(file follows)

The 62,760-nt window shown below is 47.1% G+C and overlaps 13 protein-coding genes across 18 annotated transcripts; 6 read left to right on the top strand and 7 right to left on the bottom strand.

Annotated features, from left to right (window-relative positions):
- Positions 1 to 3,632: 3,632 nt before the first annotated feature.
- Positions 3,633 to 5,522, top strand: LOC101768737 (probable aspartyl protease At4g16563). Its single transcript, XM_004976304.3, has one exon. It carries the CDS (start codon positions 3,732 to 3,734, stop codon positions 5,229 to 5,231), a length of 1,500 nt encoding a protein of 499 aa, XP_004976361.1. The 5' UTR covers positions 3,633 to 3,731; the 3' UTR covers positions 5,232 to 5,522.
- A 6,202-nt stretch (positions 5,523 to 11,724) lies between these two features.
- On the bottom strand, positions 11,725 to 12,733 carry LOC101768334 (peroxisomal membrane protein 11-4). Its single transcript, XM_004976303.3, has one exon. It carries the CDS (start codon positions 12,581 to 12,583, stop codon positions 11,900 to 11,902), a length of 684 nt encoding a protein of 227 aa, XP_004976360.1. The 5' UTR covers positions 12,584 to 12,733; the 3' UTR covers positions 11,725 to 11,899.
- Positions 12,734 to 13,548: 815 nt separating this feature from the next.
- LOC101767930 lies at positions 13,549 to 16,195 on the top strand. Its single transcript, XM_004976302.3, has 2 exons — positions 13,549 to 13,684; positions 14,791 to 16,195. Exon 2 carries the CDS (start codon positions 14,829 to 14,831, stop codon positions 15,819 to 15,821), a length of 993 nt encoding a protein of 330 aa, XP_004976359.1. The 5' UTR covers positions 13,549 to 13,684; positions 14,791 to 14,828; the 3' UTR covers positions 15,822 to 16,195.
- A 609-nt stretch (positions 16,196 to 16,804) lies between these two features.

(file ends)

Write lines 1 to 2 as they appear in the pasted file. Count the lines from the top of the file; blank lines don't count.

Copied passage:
The 62,760-nt window shown below is 47.1% G+C and overlaps 13 protein-coding genes across 18 annotated transcripts; 6 read left to right on the top strand and 7 right to left on the bottom strand.

Annotated features, from left to right (window-relative positions):